According to Merriam-Webster, loss has six definitions. Number 4a is

failure to gain, win, obtain, or utilize – loss of a game

and 2b is

the harm or privation resulting from loss or separation – bore up bravely under the loss of both parents

My natural language is that of a game, of the power struggle, and it would be easy for a coach to stop at this level and attempt to win. He could call me out for being late, reduce or cancel my workout time, push through all my resistance, show me I can do more, call out my complaining, or even let it all go. The subtext is the “harm or privation resulting from loss or separation” and this is where we have to go. I feel vulnerable to the loss of a valuable ally and the uncertainty is affecting my training and our relationship. I am retreating behind a wall of power struggle. This wasn’t an efficient communication strategy when I was four, and it certainly isn’t helping now.

The difficult-difficult task is to say out loud “I am scared, I have been rude,” give him a case of San Pellegrino sparkling water to make amends for breaking social norms, and have a conversation about how I feel and what I need.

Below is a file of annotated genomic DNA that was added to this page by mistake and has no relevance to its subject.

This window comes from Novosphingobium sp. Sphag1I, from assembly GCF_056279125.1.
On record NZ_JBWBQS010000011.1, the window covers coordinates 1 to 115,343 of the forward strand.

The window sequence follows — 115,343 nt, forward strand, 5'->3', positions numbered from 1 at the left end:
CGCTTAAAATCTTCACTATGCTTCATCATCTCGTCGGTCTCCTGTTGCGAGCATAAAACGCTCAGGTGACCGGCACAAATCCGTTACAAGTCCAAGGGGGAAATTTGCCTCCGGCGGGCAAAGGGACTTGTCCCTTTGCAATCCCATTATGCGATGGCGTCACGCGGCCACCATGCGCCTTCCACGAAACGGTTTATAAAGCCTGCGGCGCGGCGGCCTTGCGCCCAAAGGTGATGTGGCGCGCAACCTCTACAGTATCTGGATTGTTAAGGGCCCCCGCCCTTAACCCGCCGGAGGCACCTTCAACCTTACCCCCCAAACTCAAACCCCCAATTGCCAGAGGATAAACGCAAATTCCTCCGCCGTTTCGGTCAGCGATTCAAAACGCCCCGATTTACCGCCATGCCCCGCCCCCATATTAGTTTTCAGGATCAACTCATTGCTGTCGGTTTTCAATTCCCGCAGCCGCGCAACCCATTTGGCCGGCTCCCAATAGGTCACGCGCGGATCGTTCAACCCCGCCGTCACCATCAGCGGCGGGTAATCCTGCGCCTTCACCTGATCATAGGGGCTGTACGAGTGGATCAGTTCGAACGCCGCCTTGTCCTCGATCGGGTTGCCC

Habit: On the One Hand…

In this series, we are looking at routine, ritual, and habit. If routine is the mid-point, habit and ritual are the end-points on a continuum. Routine is one or more actions taken as a matter of course, they are fairly automatic and can serve us if chosen purposefully. Today we are looking at habits. For a long-form treatment of habit, the book by Charles Duhigg is an excellent, easy read on how habits work and how you can establish new ones.

What makes a habit different from a routine? Habits live deep in the brainstem and become nearly as automatic as breathing. They are literally mindless. You can acquire habits without conscious thought, the involvement of active learning strategies or even memory structures. A habit has three parts.

  1. Cue. The cue starts the chain of events. Substance misuse counselors will talk about “people, places, and things” for cues for unwanted habits like alcohol use, smoking, or substance misuse. Waking up can be a cue to pick up your phone or to go sit and meditate. A feeling can be a cue. The story in Duhigg’s book everyone appreciates involves his afternoon cookie habit. Duhigg realizes he has put on weight by standing up in the middle of his afternoon at the office and going to the breakroom to eat a cookie every day. Was hunger the cue? Not at all.
  2. Routine. The middle part is the thing you do. Duhigg would stand up, go get a cookie from the breakroom and chat with his colleagues for a few minutes and then return to his desk.